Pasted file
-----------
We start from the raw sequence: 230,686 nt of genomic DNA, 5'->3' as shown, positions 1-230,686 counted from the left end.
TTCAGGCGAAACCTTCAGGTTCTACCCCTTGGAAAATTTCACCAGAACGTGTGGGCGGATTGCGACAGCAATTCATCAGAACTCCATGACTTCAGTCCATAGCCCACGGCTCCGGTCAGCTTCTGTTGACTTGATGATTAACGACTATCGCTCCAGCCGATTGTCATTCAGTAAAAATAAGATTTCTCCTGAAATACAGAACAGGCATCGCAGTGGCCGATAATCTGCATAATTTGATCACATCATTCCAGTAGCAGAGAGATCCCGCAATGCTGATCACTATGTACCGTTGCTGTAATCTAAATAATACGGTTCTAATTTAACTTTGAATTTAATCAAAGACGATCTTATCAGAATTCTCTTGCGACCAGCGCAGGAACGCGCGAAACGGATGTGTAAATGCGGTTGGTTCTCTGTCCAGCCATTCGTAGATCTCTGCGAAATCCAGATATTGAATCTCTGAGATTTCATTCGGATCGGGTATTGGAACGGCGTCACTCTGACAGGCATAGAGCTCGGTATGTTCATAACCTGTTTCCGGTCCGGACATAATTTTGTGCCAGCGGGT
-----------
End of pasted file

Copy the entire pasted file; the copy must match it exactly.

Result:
We start from the raw sequence: 230,686 nt of genomic DNA, 5'->3' as shown, positions 1-230,686 counted from the left end.
TTCAGGCGAAACCTTCAGGTTCTACCCCTTGGAAAATTTCACCAGAACGTGTGGGCGGATTGCGACAGCAATTCATCAGAACTCCATGACTTCAGTCCATAGCCCACGGCTCCGGTCAGCTTCTGTTGACTTGATGATTAACGACTATCGCTCCAGCCGATTGTCATTCAGTAAAAATAAGATTTCTCCTGAAATACAGAACAGGCATCGCAGTGGCCGATAATCTGCATAATTTGATCACATCATTCCAGTAGCAGAGAGATCCCGCAATGCTGATCACTATGTACCGTTGCTGTAATCTAAATAATACGGTTCTAATTTAACTTTGAATTTAATCAAAGACGATCTTATCAGAATTCTCTTGCGACCAGCGCAGGAACGCGCGAAACGGATGTGTAAATGCGGTTGGTTCTCTGTCCAGCCATTCGTAGATCTCTGCGAAATCCAGATATTGAATCTCTGAGATTTCATTCGGATCGGGTATTGGAACGGCGTCACTCTGACAGGCATAGAGCTCGGTATGTTCATAACCTGTTTCCGGTCCGGACATAATTTTGTGCCAGCGGGT